Thursday 24 December 2009
An early study of the drug figitumumab has found that in some patients it can curb the growth of Ewing’s sarcoma - a cancer which affects mainly teenage boys. The study was led by Dr Johann de Bono, from The Institute of Cancer Research and The Royal Marsden Hospital, and funded by Pfizer, who developed the drug.
The promising results, published online in The Lancet Oncology today, have led to the drug’s progression to a Phase II trial in patients with Ewing’s sarcoma, which has recently finished recruiting.
Ewing’s sarcoma is a rare disease in which cancer cells are found in the bone or soft tissue, most often the pelvis, femur, humerus and ribs. It is more common in males than females, and most often develops between the ages of 10 to 20.
Previous studies have shown that a molecule called insulin-like growth-factor-1 receptor (IGF-1R) is involved in the growth and spread of Ewing’s sarcoma and other sarcoma subtypes. Figitumumab is an antibody that blocks IGF-1R and so scientists investigated whether this drug could be used to treat Ewing’s sarcoma and other sarcomas.
Between January 2006 and August 2008, a Phase I trial was carried out to assess whether the drug was safe for sarcoma patients. Figitumumab was given to 29 patients with advanced sarcomas who were responding poorly to conventional treatments, including 16 patients with Ewing’s sarcoma. Six patients were aged 18 years or younger, and the median age was 30. The patients had already tried on average three cycles of chemotherapy, 21 had been given radiotherapy and 20 had already undergone surgery.
Side effects were mostly mild to moderate (grade one and two). More serious side effects that required treatment, back pain, vomiting and deep vein thrombosis (grade three), were each noted once in individual patients; a blood test showed one patient had high levels of liver enzymes; and one patient had high concentrations of uric acid (grade four).
Twenty eight patients were also able to be assessed to determine whether their cancer responded to the drug. Scans showed one Ewing’s sarcoma patient was free of cancer after treatment, a second Ewing’s sarcoma patient’s tumour shrunk, and tumours stabilised for at least four months in a further six patients. Among non-Ewing’s sarcoma patients, tumours also stabilised for around nine months in one patient with fibrosarcoma and a second patient with synovial sarcoma.
Dr de Bono says: “Our results show this drug can be safe for both children and adults with sarcoma. Although this trial was designed just to measure safety, for most patients we were also able to measure the drug’s effect on their tumours. We found cancer shrank or stabilised for patients with several sarcoma subtypes, including about half of the patients with Ewing’s sarcoma.”
“Larger Phase II trials of this drug have just finished recruiting at multiple centres around the world, including a trial in Ewing’s sarcoma patients involving our colleagues at the ICR and the Royal Marsden. We look forward to assessing these results.”
The study was a collaboration between the ICR and The Royal Marsden in the UK and the Mayo Clinic, the University of Michigan Cancer Centre and Pfizer Global Research and Development in the US.
The Institute of Cancer Research (ICR)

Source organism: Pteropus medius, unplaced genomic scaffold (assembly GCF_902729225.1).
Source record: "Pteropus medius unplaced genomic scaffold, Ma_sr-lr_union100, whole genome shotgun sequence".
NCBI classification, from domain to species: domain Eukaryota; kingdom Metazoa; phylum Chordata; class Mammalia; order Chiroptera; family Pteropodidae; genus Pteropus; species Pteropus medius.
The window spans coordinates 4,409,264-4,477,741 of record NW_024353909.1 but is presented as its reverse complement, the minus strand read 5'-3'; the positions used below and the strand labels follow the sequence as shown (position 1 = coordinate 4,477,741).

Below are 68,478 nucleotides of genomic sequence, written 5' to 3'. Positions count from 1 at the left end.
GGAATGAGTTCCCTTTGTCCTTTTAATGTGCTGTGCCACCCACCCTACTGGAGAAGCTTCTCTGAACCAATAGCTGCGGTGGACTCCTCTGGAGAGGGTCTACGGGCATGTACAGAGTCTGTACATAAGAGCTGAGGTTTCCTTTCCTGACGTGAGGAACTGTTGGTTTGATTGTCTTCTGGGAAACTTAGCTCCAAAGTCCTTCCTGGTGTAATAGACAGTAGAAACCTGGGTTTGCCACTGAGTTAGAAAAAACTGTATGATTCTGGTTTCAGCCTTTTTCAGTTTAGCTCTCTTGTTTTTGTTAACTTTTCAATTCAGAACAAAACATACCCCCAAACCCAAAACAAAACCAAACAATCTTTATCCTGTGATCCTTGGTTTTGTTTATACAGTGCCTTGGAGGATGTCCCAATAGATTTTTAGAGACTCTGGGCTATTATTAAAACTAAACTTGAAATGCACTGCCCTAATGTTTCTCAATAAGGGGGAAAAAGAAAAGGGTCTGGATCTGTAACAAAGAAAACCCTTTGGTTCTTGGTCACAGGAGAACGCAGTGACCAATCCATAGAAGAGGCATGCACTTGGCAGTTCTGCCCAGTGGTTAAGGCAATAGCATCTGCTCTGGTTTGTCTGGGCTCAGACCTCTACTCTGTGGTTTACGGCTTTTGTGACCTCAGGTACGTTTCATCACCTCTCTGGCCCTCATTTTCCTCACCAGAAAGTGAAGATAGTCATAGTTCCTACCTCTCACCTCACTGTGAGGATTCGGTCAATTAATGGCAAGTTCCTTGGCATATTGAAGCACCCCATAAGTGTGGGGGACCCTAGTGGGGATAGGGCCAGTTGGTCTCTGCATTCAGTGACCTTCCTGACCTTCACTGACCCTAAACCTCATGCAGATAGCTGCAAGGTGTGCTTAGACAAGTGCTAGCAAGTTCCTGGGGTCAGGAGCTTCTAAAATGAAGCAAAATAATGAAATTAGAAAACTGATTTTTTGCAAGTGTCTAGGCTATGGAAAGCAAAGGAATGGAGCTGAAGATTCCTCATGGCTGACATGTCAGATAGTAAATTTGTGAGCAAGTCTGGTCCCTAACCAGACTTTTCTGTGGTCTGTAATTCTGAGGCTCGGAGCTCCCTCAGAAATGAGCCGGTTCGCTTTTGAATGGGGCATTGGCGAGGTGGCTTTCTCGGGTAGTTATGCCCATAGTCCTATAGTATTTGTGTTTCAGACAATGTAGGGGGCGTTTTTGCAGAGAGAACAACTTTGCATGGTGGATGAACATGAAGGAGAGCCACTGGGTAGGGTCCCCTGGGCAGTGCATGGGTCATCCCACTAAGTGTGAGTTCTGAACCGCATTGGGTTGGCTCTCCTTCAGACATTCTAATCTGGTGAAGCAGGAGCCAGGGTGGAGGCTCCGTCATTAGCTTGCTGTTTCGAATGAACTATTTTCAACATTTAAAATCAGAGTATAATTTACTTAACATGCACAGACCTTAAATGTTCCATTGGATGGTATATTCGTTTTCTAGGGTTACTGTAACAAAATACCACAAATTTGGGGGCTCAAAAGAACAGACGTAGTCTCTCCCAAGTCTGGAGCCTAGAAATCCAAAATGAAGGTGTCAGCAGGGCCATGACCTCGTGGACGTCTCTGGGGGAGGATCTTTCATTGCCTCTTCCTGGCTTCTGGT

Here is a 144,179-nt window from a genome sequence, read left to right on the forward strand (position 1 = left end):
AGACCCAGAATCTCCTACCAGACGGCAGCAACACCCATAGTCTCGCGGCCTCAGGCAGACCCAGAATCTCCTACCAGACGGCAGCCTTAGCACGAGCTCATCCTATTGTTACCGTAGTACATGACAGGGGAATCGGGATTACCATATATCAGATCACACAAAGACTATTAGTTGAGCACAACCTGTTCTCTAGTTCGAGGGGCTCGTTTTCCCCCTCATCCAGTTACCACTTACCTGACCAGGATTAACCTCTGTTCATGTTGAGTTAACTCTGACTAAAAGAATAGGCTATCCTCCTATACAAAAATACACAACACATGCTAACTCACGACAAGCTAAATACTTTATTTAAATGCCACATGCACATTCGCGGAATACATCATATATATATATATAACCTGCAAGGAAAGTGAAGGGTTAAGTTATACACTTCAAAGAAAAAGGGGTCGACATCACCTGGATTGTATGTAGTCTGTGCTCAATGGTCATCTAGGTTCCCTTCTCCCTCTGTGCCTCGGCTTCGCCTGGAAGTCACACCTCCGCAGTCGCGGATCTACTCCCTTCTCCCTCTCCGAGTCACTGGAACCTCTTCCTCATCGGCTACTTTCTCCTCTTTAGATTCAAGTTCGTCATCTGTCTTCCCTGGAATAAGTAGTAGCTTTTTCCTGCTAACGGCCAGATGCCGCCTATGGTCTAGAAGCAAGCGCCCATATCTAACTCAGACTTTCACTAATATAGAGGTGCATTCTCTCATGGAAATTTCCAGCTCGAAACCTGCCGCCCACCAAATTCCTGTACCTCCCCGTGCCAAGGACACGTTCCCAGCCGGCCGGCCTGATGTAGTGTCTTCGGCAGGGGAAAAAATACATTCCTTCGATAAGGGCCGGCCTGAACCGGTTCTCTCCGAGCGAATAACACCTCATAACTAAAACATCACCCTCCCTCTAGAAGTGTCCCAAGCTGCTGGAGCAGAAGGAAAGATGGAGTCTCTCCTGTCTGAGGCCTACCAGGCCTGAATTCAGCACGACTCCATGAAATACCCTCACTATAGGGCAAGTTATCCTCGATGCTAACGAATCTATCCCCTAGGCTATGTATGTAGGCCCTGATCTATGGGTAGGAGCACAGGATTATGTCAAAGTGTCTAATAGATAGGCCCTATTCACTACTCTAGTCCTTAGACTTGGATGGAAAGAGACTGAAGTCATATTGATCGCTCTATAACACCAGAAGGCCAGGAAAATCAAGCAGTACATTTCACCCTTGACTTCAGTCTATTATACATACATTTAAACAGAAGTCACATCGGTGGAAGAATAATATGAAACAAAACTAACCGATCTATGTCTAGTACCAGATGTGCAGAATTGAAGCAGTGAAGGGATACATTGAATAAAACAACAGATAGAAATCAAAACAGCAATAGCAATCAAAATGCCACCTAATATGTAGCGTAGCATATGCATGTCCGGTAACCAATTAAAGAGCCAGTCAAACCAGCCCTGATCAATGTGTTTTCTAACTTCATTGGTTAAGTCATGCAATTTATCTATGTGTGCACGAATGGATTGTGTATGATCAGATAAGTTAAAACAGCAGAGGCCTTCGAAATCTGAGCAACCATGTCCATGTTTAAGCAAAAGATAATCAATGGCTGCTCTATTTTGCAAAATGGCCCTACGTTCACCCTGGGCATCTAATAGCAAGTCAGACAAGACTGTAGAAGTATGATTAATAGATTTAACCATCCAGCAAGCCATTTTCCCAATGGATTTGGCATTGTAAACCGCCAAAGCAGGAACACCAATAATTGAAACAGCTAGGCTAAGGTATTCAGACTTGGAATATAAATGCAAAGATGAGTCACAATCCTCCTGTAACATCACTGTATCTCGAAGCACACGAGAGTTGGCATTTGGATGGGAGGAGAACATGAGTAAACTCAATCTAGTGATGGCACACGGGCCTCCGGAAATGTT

- The ICR is Europe’s leading cancer research centre
- The ICR has been ranked the UK’s top academic research centre, based on the results of the Higher Education Funding Council’s Research Assessment Exercise
- The ICR works closely with partner The Royal Marsden NHS Foundation Trust to ensure patients immediately benefit from new research. Together the two organisations form the largest comprehensive cancer centre in Europe
- The ICR has charitable status and relies on voluntary income, spending 95 pence in every pound of total income directly on research
- As a college of the University of London, the ICR also provides postgraduate higher education of international distinction
- Over its 100-year history, the ICR’s achievements include identifying the potential link between smoking and lung cancer which was subsequently confirmed, discovering that DNA damage is the basic cause of cancer and isolating more cancer-related genes than any other organisation in the world
- The ICR is home to the world’s leading academic drug development team. Several important anti-cancer drugs used worldwide were synthesised at the ICR and it has discovered an average of two preclinical candidates each year over the past five years
- For more information visit www.icr.ac.uk
The Royal Marsden Hospital
- The Royal Marsden opened its doors in 1851 as the world’s first hospital dedicated to cancer treatment, research and education. The hospital is based in Chelsea, London and Sutton, Surrey.
- Today, together with its academic partner, The Institute of Cancer Research, it is the largest and most comprehensive cancer centre in Europe treating over 40,000 patients every year. It is a centre of excellence, and the only NHS Trust to achieve the highest possible ranking in the Healthcare Commission’s Annual Health Check for the third year in a row.
- Since 2004, the hospital’s charity, The Royal Marsden Cancer Campaign, has helped raise over £43 million to build theatres, diagnostic centres, and drug development units.
- Prince William became President of The Royal Marsden in 2007, following a long royal connection with the hospital.
- For more information visit www.royalmarsden.nhs.uk.